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Background Image RACHEL JACKSON

Big Idea: Story as Medicine

By Rachel C. Jackson (Cherokee Nation), Assistant Professor of Native American Literatures & Cultural Studies and Rhetoric & Writing Studies at the University of Oklahoma.

The intimacy between words and the world comes as subtly and yet evidently as the breath that animates speech. They are one, like air and sound. In Cherokee culture as in many Indigenous cultures, good words matter because they act upon the world, affecting others, building relationships, influencing actions, and shaping unfolding time. In effect, words make the world. Breath, the source of life in the body, is powerful medicine, the sacred substance of prayer, song, and story. What we do with this medicine through the words we choose creates realities for ourselves and other beings. This wisdom humbles us and instills respect for life. What we speak we become. Abenaki writer Joe Bruchac explains, “the stories are our breath, that life-giving cycle that flows from our mouths to be shared by the air and then is carried back to us again by the wind.” In this way, our words will come back to us. They are never fully behind us. They live on.

The stories themselves are alive, sentient in the ways in which they act upon us as entities, teaching us, warning us, soothing us, reminding us, protecting us, serving us in our negotiations with the dynamic environment. Through our bodies and places, our stories include the ecoscapes and communities within which we live. They connect us with the human and non-human beings with whom we share them. Indigenous peoples practice story as a way of understanding the world, learning better ways to be, and increasing consciousness regarding relationship. Gerald Vizenor, Anishinaabe and literary theorist, claims story as the core component of both knowing and being: “You can’t understand the world without telling a story. There isn’t any center to the world without a story.” So it is we sense ourselves as simultaneous storytellers and worldmakers. We must ask ourselves what stories are at work at the center of our world/s. Stories can heal wounds and potentiate pathways to recovery through the imagination and agency enacted in the telling and how we tell them. Native American peoples in the United States know this because we have practiced it for over five centuries now. In telling our stories, we have persisted – despite policies of violence, removal, assimilation, eradication, and oppression – just as we have persisted in telling our stories.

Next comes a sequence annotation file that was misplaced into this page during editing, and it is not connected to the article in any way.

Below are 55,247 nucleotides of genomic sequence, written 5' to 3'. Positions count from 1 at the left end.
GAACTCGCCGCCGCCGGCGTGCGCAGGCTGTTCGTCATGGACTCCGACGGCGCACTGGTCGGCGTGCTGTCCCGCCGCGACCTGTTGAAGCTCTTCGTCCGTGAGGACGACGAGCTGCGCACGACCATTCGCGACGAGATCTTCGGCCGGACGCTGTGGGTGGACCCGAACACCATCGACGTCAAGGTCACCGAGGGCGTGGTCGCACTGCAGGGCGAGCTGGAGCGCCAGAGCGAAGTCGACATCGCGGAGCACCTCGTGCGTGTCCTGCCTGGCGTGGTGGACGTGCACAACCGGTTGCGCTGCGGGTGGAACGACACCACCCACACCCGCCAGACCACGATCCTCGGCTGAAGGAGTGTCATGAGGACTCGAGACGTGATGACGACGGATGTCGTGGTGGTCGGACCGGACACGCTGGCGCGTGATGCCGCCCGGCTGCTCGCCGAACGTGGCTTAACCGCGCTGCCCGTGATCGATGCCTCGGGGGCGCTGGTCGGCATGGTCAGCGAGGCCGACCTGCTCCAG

Joy Harjo. Photo Copyright Shawn Miller.

Joy Harjo. Photo Copyright Shawn Miller. 

These two truths, like breath and speech, are really one truth, one action, one reality. Integrity is the heart of intimacy. As storytellers, our stories carry medicinal power in our relationships, our communities, and in our lives. Like spider, we weave a web of delicate and tenuous though still strong and resilient threads of meaning between us and others. As Muscogee woman and United States Poet Laureate Joy Harjo testifies, 

“each human is a complex, contradictory story – some of us are more contradictory. Some stories within us have been unfolding for years. Others are trembling with fresh life as they peek above the horizon. Each is a zigzag of emotional design and ancestral architecture. All the stories in this earth’s mind are connected.” 

Story moves effortlessly from the individual to totality, from the present to the past and then somehow to the future, from one people to all peoples, to all beings as one being. Stories have the power to make us whole.

 

Rachel Jackson

ABOUT RACHEL C. JACKSON

Rachel C. Jackson (Cherokee Nation) is an Assistant Professor of Native American Literatures & Cultural Studies and Rhetoric & Writing Studies at the University of Oklahoma. Her research examines activist rhetorical strategies and how they build collective action toward decolonial futures. Her community-engagement projects focus on sustaining Native American languages and cultural literacies and forwarding Indigenous storytelling practices. She is both a Ford Foundation Fellow and a Research Fellow with the Newberry Consortium on American Indian Studies.

 

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